3) If you want to be a musician you should be able to make a living at it without having to play I. Clubs every night.

I've never played I. Clubs. Of course, as a musician, I've never made it my day job either. But I could easily do so simply using an indy producer and social media, and not sell myself to the major labels, who might or might not decide to promote me. There's lots of ways to make a living as a musician; just not as a pop star -- because just like sports stars, there's only room for a few of those. Entitlement doesn't put food on the table.

4) There is only one Mona Lisa....

I personally wouldn't pay for a copy. I can see it online, I can make duplicates, take photos of it, etc. Copies are in the public domain. And da Vinci isn't going to be making any money off it anyway -- and didn't have copyright on his side back in the day; people copied his work freely, and yet people still appreciate it. So how did he make a living? He was a good painter, and people paid him to paint things. I think this example kind of proves my point much better than it proves yours.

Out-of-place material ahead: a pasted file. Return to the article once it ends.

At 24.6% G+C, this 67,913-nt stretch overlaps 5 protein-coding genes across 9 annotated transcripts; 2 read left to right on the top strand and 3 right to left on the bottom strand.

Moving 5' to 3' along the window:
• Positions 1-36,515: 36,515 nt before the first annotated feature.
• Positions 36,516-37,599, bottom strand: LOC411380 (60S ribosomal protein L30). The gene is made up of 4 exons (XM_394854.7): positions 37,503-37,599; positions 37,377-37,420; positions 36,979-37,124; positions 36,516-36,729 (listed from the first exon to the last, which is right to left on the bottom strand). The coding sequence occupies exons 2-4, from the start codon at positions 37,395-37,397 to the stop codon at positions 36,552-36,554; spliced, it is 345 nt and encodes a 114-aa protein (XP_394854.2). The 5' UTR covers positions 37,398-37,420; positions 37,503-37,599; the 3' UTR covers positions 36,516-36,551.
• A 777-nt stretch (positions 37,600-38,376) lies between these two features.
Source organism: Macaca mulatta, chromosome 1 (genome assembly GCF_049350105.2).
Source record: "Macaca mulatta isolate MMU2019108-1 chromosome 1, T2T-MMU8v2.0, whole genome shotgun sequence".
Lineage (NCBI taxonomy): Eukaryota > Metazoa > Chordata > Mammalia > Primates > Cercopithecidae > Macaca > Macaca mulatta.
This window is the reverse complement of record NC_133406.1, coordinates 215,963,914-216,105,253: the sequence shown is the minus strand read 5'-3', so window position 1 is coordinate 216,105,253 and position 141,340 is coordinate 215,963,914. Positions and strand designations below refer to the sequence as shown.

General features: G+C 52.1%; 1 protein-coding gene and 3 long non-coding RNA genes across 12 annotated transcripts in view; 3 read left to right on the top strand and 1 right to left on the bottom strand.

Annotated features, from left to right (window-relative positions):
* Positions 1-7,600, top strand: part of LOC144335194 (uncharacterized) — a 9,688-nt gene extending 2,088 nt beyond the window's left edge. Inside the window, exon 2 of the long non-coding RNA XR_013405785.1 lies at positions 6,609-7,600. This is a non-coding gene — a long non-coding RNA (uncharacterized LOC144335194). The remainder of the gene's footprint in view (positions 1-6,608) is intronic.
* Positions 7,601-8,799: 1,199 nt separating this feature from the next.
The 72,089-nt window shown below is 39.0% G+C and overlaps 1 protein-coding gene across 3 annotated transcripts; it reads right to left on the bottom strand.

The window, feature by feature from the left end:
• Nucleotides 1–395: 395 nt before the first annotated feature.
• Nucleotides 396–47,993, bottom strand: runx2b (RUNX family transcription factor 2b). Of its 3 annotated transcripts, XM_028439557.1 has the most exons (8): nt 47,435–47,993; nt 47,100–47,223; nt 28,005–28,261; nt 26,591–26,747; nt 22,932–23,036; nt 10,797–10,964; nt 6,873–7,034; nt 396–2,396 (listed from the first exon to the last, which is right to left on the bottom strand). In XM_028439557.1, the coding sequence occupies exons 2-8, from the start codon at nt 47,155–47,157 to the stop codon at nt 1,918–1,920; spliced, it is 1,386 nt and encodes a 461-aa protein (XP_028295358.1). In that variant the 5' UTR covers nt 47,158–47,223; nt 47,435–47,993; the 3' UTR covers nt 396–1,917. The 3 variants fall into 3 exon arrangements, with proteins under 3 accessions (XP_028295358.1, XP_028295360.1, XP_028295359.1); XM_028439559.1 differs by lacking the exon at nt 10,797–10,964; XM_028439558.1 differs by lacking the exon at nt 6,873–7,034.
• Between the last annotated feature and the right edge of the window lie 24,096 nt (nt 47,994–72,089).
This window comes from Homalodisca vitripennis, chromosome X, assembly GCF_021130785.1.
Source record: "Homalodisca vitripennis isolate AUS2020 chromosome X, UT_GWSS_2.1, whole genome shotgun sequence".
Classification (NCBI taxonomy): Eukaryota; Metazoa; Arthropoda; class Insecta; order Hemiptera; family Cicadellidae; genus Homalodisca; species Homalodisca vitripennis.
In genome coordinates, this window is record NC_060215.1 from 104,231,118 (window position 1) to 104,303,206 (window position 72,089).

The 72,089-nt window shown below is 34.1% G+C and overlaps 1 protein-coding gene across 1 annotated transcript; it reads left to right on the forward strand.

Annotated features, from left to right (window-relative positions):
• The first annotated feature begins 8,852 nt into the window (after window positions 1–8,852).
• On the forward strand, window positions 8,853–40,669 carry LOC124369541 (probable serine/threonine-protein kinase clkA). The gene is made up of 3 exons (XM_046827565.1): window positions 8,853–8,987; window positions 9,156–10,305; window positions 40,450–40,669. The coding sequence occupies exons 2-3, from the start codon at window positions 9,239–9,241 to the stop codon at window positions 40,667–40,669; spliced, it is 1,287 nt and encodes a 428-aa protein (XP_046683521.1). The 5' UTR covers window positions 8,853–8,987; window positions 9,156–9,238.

5) Just because it can be copied and distributed daily doesn't make it right.

So you think it's wrong that I can copy and distribute the Mona Lisa daily? Do you think it's wrong that Disney can copy and distribute such titles as Cinderella, Mulan, Pocohantas, etc. daily, and even charge money for them? Because that's also copying the works of others. Or is your problem only with works that were produced by people still alive, who are expecting a certain level of remuneration for what they created?

6) The artist and the label should be paid.

Time to review my comments you replied to. Personally, I think the artist should be paid a lot MORE. I think labels should for the most part be abolished. I think recording studios should get paid what they charge the musicians, and if demand drops because someone can do it for less, then they don't deserve to be paid more, just because they want it. Right now, the labels only use specific studios, and so the studios have a monopoly on the labels' musicians, and can charge what they want (which gets paid by the labels, and docked against the musicians' contract).